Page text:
Transient receptor potential (TRP) channels are a diverse family of polymodally gated nonselective cation channels implicated in a variety of pathophysiologies. Two channels of specific interest are transient receptor potential melastatin 8 (TRPM8) and transient receptor potential vanilloid 1 (TRPV1).
TRPM8 is the primary cold sensor in humans and is activated by ligands that feel cool such as menthol and icilin. It is implicated to be involved in a variety of cancers, nociception, obesity, addiction, and thermosensitivity. There are thought to be conserved regions of structural and functional importance to the channel which can be identified by looking at the evolution of TRPM8 over time. Along with this, looking at different isoforms of TRPM8 which are structurally very different but functionally similar can help isolate regions of functional interest as well. Between TRP channels, the transmembrane domain is well conserved and thought to be important for sensory physiology. To learn about these aspects of TRPM8, three evolutionary constructs, the last common primate, the last common mammalian, and the last common vertebrate ancestor TRPM8 were cloned and subjected to preliminary studies. In addition to the initial ancestral TRPM8 studies, fundamental studies were initiated in method development to evaluate the use of biological signaling sequences to attempt to force non-trafficking membrane protein isoforms and biophysical constructs to the plasma membrane. To increase readout for these and other studies, a cellular based fluorescence assay was initiated. Eventual completion of these efforts will lead to better understanding of the mechanism that underlie TRPM8 function and provide enhanced general methods for ion channel studies.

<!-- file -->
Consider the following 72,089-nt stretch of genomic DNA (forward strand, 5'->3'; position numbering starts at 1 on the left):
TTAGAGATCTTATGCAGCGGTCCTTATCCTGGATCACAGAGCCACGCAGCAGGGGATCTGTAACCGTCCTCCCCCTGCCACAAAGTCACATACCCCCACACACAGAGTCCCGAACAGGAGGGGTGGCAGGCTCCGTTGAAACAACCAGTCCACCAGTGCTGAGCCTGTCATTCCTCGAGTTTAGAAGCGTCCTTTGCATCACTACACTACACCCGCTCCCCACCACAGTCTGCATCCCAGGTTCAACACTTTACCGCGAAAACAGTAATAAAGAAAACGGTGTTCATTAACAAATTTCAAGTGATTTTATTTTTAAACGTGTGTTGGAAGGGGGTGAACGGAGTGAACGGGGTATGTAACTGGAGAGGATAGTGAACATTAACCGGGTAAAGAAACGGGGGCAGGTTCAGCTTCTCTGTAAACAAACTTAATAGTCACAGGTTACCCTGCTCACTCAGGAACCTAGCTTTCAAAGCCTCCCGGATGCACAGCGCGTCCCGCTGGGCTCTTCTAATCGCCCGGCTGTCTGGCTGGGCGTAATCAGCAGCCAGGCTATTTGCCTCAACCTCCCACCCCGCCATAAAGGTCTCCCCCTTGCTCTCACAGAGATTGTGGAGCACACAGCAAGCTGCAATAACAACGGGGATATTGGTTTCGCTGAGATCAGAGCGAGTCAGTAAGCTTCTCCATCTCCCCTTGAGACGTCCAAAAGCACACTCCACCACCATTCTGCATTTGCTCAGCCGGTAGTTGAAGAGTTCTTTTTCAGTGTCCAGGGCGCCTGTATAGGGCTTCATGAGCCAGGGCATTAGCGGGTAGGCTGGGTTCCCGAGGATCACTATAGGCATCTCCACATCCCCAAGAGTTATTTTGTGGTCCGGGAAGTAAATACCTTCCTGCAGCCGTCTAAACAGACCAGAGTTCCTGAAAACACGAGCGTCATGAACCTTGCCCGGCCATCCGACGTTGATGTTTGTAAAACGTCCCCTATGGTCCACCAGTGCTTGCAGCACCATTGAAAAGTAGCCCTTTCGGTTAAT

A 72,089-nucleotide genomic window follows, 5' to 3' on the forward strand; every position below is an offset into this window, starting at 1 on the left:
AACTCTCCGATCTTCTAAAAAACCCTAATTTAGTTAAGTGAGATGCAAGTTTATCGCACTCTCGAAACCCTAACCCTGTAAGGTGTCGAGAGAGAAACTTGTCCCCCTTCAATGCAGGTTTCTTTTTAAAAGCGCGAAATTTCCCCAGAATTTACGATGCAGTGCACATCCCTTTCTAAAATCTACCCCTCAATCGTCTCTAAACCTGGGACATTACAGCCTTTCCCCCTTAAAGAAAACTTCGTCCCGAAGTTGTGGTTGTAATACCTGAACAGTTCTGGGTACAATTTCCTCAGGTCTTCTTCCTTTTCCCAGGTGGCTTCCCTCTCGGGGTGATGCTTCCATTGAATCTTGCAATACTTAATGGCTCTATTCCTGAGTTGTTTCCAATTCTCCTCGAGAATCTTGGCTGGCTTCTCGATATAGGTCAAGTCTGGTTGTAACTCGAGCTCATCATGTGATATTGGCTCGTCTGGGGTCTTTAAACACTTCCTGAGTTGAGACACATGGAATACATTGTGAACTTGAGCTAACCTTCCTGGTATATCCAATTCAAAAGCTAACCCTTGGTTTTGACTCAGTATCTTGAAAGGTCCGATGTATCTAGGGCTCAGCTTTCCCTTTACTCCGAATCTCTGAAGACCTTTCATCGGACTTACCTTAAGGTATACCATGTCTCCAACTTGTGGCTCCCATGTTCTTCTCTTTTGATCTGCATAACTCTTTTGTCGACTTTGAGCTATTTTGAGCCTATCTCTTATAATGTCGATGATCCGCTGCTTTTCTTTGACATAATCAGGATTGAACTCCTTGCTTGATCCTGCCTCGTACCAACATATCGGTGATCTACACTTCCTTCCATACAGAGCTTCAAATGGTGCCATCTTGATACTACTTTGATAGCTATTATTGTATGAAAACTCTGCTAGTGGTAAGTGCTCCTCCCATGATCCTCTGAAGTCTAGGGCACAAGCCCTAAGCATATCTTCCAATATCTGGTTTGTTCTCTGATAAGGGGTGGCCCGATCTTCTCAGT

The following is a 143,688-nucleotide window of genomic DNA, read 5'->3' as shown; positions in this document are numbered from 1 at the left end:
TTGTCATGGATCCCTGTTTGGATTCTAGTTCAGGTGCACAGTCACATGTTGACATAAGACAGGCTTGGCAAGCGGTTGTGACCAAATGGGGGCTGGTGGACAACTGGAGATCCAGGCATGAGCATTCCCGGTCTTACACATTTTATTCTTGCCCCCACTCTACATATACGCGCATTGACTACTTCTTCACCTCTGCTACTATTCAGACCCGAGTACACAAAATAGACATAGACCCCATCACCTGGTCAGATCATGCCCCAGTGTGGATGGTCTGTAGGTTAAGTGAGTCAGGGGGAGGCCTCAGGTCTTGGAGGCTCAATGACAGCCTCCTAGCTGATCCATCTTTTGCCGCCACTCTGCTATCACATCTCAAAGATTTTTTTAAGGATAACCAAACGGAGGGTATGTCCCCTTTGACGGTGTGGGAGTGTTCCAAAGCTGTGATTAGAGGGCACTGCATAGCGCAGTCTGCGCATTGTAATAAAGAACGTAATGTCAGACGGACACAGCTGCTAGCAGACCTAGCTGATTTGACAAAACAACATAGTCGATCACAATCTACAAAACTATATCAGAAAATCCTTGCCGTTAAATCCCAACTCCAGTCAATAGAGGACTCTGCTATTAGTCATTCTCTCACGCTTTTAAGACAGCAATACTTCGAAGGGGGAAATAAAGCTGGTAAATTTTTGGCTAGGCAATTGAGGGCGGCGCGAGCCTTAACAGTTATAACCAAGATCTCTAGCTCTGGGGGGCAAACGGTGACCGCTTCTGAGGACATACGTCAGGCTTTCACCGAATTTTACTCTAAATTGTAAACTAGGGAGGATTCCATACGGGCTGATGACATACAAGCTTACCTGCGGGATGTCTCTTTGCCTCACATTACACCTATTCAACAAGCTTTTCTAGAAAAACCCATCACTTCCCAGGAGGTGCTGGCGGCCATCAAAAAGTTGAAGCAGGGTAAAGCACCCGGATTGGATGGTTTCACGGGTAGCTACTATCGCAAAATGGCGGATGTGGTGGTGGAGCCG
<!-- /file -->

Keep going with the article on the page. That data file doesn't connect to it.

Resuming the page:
Beyond TRPM8 studies, an experiment was designed to probe mechanistic features of TRPV1 ligand activation. TRPV1 is also a thermosensitive channel in the TRP family, sensing heat and vanilloid ligands like capsaicin, commonly found in chili peppers. This channel is also involved in many proinflammatory interactions and associated with cancers, nociception, and addiction. Better understanding binding interactions can lead to attempts to create therapeutics.